We continue to believe that Wisconsin’s voter ID law is an unnecessary burden for some voters, but clerks, poll workers and voters are going to have to work with it.
At a press conference Tuesday, Kevin Kennedy, executive director of the Government Accountability Board, said, “Our job is to administer the law as it’s presented to us and take the partisanship out of it. We’ll do whatever we can in the next 49 days to shed light on it.”
Some roundabouts — those intersections of roads formed around a central circle with all the traffic moving in the same direction — may be confusing, but so are four-way stop signs.
Surely almost every driver has had one of those dangerous moments at a four-way stop when it’s not really clear which of the two or three cars arrived first. The drivers glance at each other trying to see if everyone is in agreement about whose turn it is to enter the intersection, then everybody moves at the same time. Then, everybody stops again, and the little dance continues, only now the cars are closer together.
The hearing examiner who listed to Pleasant Prairie officials’ requests for better safety precautions at a rail spur apparently was not impressed. He recommended yield signs with constantly blinking lights. The village had requested automatic flashing lights with gates.
The village has already committed itself to adding overhead streetlights in the vicinity of the spur that crosses Highway H (88th Avenue) a short distance south of 93rd Street. That would be an improvement, but the record of accidents — two already this year — indicates that more ought to be done.
The economic boom in Kenosha County — an Amazon fulfillment center under construction, a major expansion at Uline and numerous other developments in the past year — have drawn a lot of attention, and not just locally.
The challenge to governments and people of the Middle East and North Africa by the Islamic State of Iraq and Greater Syria has to be met effectively. To succeed, United States leaders above all must be realistic as well as determined.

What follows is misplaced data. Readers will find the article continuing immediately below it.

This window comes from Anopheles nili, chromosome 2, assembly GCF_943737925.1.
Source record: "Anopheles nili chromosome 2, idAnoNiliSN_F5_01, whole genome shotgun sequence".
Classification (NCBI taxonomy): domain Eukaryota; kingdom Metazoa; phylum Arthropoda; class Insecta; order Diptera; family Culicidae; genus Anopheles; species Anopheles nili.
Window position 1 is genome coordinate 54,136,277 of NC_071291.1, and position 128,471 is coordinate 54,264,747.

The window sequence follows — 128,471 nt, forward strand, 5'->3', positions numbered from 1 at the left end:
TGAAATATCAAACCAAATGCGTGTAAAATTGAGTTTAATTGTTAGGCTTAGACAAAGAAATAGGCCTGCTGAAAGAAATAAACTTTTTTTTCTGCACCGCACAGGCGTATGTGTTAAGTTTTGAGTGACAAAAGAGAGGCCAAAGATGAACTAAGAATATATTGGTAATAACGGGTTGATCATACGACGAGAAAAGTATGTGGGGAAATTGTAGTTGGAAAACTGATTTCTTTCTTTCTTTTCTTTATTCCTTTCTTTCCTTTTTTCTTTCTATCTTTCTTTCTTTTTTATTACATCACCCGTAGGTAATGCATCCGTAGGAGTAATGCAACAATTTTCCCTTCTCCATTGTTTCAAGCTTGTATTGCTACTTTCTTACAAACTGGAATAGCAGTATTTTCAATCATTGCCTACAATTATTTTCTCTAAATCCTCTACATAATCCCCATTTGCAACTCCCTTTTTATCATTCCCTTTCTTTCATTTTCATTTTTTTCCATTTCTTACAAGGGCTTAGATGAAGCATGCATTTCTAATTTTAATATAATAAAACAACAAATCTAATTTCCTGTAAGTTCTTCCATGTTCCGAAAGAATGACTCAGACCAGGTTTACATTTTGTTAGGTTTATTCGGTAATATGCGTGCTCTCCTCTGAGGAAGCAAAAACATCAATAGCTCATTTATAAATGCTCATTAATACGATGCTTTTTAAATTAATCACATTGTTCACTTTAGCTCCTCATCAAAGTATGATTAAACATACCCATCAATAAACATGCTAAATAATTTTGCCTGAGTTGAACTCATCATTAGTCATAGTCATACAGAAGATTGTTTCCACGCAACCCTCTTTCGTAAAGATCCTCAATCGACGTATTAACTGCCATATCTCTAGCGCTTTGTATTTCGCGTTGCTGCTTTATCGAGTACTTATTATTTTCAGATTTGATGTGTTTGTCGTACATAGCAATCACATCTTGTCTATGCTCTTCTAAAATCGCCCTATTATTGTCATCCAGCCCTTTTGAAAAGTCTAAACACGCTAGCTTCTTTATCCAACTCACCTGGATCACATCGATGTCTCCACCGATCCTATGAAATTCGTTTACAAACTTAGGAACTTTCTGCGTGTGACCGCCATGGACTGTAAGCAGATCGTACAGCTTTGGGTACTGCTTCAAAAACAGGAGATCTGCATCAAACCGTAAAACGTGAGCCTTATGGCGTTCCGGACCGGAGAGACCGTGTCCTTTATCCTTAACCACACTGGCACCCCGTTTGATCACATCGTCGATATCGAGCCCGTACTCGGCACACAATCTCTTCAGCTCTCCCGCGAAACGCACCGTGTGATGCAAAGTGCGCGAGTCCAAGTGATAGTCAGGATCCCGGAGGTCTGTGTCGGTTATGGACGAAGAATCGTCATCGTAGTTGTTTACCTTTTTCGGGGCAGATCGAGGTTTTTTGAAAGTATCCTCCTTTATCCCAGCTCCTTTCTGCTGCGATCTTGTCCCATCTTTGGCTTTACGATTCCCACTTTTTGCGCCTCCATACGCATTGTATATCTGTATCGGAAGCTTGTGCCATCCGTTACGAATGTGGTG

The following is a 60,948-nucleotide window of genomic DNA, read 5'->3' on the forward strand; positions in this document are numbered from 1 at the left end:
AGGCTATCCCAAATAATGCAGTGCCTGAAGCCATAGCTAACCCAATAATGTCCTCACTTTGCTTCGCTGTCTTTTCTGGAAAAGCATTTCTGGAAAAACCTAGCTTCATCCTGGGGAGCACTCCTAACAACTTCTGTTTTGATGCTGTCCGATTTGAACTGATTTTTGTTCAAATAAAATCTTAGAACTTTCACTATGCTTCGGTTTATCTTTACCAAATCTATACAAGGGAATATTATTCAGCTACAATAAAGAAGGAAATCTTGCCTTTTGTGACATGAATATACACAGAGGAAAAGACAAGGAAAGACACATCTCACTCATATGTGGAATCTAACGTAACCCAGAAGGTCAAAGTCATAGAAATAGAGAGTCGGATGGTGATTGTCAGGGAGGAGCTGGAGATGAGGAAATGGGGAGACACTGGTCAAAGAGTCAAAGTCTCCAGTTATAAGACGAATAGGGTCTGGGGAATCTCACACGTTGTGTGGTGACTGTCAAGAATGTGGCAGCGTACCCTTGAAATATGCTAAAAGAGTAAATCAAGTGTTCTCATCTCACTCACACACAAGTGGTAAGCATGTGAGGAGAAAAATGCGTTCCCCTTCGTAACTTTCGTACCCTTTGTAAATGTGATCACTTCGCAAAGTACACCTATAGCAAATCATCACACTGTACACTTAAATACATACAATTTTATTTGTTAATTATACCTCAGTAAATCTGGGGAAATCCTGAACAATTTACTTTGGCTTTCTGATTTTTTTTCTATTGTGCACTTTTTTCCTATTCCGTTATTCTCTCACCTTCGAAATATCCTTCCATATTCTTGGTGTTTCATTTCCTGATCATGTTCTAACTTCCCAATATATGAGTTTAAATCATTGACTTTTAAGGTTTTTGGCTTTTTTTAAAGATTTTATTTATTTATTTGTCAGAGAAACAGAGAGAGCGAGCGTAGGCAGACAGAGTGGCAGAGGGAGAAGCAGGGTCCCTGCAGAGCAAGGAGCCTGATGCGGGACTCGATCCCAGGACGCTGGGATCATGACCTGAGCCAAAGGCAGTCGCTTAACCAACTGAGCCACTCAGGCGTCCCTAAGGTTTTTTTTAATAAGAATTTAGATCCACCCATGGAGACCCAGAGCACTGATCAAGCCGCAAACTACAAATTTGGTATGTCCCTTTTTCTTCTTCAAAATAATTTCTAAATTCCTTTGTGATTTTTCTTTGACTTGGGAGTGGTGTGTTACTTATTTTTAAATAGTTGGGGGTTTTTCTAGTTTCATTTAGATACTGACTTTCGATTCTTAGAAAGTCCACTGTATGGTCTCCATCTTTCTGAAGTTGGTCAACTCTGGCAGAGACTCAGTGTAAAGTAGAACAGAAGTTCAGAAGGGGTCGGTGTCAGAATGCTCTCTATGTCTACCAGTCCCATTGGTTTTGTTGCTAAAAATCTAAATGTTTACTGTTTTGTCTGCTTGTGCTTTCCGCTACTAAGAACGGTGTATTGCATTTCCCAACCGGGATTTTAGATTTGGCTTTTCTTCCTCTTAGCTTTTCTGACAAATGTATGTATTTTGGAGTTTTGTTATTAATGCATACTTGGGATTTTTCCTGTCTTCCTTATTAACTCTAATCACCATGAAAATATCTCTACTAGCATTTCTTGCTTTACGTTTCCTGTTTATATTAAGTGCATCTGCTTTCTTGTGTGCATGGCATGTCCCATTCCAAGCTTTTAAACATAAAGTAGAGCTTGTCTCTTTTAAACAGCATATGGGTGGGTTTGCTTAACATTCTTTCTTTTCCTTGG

This means understanding the complexities of the region, including characteristics of our current and potential allies. Stating desirable goals must be accompanied by effective practical work.
We hear a lot about the failings of downtown Kenosha. Too many empty buildings, no Trader Joe’s yet, a trolley that some say goes nowhere and so on. I say it’s time to sing the praises of one or two of our signature successes — HarborPark and the Kenosha HarborMarket.
One thing we should never take for granted is lakefront access, which we have in spades. A lot of towns along Lake Michigan can’t touch the kind of lakefront parks we have. The loss of the downtown American Motors assembly plant in the 1980s, while seen then as an economic disaster, was a actually a blessing in disguise. What we gained from that loss is one of the best lakefront parks on either side of Lake Michigan.
Two letters long, it is arguably the most fruitless word in the English language, an evocation of paths not taken, possibilities foreclosed, regrets stacked high — and it lies like a pall of smoke over President Obama’s Wednesday-night announcement that this country is returning to war, albeit with air strikes only, in a place we just left behind in 2011 after spending almost nine years, over a trillion dollars and 4,425 lives.
Judging by her weekend appearance in Iowa, it looks as if Hillary Clinton is indeed running for president. Now she has to answer one simple question: Why?
“It is true, I am thinking about it,” she said Sunday at the final Harkin Steak Fry, an annual cholesterol-boosting fundraiser that retiring Democratic Sen. Tom Harkin has hosted for the past 37 years. Given the context, this was pretty close to an announcement of the Clinton 2016 campaign.
We want to move out. We want to own our home. We want to marry. We want to work.
The problem is, many of us can’t.